The Office of the Privacy Commissioner of Canada has launched an investigation into the company behind the artificial intelligence-powered chatbot ChatGPT.
The Canadian investigation into OpenAI, the operator of ChatGPT, was launched in response to a complaint alleging the collection, use and disclosure of personal information without consent.
The Commissioner’s action follows similar actions elsewhere: in a complaint made to the U.S. Federal Trade Commission, ChatGPT is said to be a risk to privacy and public safety. Germany and Italy seem headed towards official investigations (Italy has banned the app while a possible privacy breach is looked at) and the 25 other nations in the European Union are hammering out new laws to address artificial intelligence programs.
As the use of artificial intelligence-equipped tools proliferates worldwide, and as generative AI programs “create” more and more seemingly credible text, award-winning images, popular music and other digital content after being machine-trained with giant data pools and enormous supercomputing power, the onus is on legislators to more than keep up.
As Canadian Privacy Commissioner Philippe Dufresne said when announcing his investigation, “We need to keep up with – and stay ahead of – fast-moving technological advances, and that is one of my key focus areas as Commissioner. AI technology and its effects on privacy is a priority.”
ChatGPT and other generative AI programs are trained using huge amounts of data: ChatGPT’s capabilities were reportedly developed on a database of some 300 billion words. Pictures, voices, and other digitized data types can also be used
The chatty bot itself has referred to the “vast amount of text data that I have been trained on” but just where all the data comes from and how it is obtained is a concern.
It’s not known exactly, but some suspect the data is “scraped” off the Internet, collected from websites, chatboards, social media platforms and other online content sources. Such source material can contain personal information and it’s gathered without informed consent to its use. Generative AI systems have moved way beyond words, of course, so issues involving not just the protection of personal information, not only about informed consent, but also the possibly illegal use of copyright materials, are being raised.
All of which is to say we have seen this movie before. There have been investigations into data scraping before in this country and enforcement actions have been taken by privacy regulators here for that very reason.
Recall Clearview AI, the privately-owned American technology company that operated a facial recognition service built around an image collection numbering in the billions. That collection was filled in part with facial images scraped from popular social media sites like Twitter, Google, Facebook, and LinkedIn.
The company was asked to stop harvesting photos by each of the services and following a joint investigation by privacy regulators in Alberta, B.C., and Québec, it was found in violation of their privacy laws and ordered to stop collecting and sharing images.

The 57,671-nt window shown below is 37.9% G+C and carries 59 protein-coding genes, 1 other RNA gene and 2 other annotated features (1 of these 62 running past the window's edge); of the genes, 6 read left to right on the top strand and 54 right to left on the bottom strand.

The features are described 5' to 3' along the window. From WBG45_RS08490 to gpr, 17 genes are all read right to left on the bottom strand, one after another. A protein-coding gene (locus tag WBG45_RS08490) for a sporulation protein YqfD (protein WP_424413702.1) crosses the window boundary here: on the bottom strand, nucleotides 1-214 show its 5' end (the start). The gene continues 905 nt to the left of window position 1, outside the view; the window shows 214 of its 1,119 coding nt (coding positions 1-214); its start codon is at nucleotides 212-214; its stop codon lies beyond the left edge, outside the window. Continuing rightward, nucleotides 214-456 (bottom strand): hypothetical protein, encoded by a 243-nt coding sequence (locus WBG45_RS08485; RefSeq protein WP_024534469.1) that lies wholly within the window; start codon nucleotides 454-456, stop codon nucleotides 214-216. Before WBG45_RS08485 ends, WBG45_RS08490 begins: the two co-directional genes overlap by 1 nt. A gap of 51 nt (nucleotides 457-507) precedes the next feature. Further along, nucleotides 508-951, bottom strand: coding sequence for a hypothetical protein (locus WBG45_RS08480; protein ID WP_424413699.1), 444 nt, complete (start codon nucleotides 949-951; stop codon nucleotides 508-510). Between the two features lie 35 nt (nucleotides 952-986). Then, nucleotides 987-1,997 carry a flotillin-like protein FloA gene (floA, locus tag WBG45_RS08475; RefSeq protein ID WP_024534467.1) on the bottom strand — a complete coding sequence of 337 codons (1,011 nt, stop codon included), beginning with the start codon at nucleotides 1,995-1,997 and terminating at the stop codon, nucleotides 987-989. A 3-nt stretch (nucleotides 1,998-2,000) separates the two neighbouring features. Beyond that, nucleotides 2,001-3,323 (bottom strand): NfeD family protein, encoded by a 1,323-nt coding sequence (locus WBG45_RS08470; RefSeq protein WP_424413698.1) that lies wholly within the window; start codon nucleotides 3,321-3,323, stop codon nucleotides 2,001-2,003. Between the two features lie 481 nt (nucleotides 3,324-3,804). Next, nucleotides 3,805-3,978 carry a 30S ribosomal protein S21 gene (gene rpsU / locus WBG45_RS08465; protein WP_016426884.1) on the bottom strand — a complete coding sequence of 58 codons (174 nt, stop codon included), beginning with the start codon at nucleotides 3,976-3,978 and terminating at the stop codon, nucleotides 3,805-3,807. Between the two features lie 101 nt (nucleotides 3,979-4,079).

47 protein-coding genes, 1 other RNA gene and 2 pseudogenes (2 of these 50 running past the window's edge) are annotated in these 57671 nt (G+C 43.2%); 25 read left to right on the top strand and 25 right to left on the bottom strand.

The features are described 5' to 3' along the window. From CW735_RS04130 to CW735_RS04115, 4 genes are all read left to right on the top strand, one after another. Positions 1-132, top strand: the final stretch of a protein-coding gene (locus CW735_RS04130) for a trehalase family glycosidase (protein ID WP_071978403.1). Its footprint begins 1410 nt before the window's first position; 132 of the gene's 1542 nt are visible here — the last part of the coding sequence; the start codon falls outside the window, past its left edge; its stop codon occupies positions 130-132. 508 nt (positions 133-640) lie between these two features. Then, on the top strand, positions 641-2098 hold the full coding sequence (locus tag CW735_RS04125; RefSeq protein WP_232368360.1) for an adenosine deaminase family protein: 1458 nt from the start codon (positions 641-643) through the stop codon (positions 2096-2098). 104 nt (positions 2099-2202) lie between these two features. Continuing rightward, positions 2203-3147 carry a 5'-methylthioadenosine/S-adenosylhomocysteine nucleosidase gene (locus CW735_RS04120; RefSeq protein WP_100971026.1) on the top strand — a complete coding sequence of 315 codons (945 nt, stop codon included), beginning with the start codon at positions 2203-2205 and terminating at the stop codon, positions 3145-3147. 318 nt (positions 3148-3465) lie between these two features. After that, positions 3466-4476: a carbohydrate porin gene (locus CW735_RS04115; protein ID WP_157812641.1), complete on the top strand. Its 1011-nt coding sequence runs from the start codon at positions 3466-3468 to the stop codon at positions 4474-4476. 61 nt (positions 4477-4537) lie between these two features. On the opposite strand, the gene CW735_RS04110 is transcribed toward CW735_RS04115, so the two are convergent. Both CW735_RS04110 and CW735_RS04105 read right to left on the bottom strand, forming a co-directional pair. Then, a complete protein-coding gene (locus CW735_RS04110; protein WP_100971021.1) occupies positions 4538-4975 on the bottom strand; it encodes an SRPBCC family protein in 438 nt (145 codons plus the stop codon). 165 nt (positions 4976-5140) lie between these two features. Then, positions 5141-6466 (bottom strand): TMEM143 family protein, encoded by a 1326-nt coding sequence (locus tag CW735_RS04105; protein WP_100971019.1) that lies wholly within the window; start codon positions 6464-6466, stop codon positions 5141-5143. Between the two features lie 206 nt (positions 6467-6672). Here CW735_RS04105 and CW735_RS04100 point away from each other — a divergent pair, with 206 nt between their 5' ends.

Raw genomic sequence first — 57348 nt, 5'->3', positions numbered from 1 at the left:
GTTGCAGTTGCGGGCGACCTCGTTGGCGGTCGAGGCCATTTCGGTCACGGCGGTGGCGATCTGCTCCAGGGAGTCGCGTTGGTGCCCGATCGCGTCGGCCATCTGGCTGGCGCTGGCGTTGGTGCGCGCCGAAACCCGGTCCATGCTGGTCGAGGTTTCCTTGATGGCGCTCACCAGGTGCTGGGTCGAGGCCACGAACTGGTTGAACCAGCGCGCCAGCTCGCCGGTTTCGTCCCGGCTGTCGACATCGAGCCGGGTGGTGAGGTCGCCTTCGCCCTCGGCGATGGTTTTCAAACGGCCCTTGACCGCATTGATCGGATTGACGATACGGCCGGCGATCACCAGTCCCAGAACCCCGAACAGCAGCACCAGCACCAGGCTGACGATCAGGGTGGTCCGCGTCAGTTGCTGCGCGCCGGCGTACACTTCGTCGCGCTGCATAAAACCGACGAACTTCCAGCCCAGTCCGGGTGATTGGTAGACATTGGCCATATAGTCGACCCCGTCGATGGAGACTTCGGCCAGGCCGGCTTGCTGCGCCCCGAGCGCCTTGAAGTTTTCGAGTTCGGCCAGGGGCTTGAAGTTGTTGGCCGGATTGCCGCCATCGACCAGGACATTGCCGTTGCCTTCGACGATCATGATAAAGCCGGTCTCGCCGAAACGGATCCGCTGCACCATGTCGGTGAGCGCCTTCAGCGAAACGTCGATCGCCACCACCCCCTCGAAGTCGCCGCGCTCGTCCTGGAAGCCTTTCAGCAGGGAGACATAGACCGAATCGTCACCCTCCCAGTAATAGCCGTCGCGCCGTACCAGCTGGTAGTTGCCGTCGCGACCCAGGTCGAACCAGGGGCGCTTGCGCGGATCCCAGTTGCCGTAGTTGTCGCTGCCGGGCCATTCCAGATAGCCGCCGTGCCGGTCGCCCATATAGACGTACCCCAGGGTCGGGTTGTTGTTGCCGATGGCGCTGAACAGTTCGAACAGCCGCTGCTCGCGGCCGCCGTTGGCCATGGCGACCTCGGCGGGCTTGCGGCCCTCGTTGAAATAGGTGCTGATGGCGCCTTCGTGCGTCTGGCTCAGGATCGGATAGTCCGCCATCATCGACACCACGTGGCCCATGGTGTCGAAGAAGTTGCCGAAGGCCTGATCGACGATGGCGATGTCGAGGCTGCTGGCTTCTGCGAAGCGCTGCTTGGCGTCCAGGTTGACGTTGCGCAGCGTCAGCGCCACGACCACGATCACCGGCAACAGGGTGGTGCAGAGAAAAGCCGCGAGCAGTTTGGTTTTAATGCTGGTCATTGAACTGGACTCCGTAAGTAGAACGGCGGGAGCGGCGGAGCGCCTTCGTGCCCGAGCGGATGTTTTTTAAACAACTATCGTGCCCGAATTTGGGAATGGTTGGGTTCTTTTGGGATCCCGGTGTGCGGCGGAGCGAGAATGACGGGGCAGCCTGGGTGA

Another factor the Privacy Commissioner may consider is the right of all Canadians, under PIPEDA, to access and have corrected if necessary personal information about them held by an organization. Once such data is incorporated into a large language learning model (LLM) like those used for OpenAI’s GPT-3.5 and GPT-4 training and reinforcement learning, it could be tough to get the information out or updated or even directly accessed.
Currently, none of the privacy laws in Canada specifically address artificial intelligence, but the Privacy Commissioner is pushing to fully apply PIPEDA, as it does require organizations to comply with rules regarding the collection, use or disclosure of personal information; reported amendments to Québec’s privacy laws coming in September will regulate AI’s use there somewhat.
Another component of keeping up and staying ahead of AI may be found in Canada’s Bill C-27, the Digital Charter Implementation Act. If passed, it will replace PIPEDA with the Consumer Privacy Protection Act (CPPA) and enact the new Artificial Intelligence and Data Act (AIDA).
(Ed’s note: a letter of support for AIDA legislation has been signed by dozens of Canadian tech analysts, researchers and participants in the field. It calls for greater protection for Canadians by ensuring AI systems are developed and deployed in a way that identifies, assesses, and mitigates the risks of harm and bias. It echoes similar sentiments in another open letter about AI and ChatGPT. Read on.)
That could apply not just to AI developers but any participant in the AI food chain, including companies that make use of platforms like Open AI’s GPT-4 to drive their services or applications. Proposals to require AI vendors to declare any use of material that is copyright or privacy protected and make them liable for possible misuse are being considered.
Adding to these legislative initiatives to reign in or put foul lines on AI development are the calls from a group of more than 30,000 tech industry notables, social and political commentators, lawyers, academics, legal researchers and concerned members of the general public, who said in their open letter that all AI labs should immediately pause the training of AI systems more powerful than GPT-4 for at least six months.
In the letter, organized by the non-profit Future of Life Institute and featuring well-known tech names like Steve Wozniak, Yuval Harari, Tristan Harris, and Elon Musk, they write there’s an “out-of-control race to develop and deploy ever more powerful digital minds that no one – not even their creators – can understand, predict, or reliably control.”
Should be easy to stay ahead of that, right?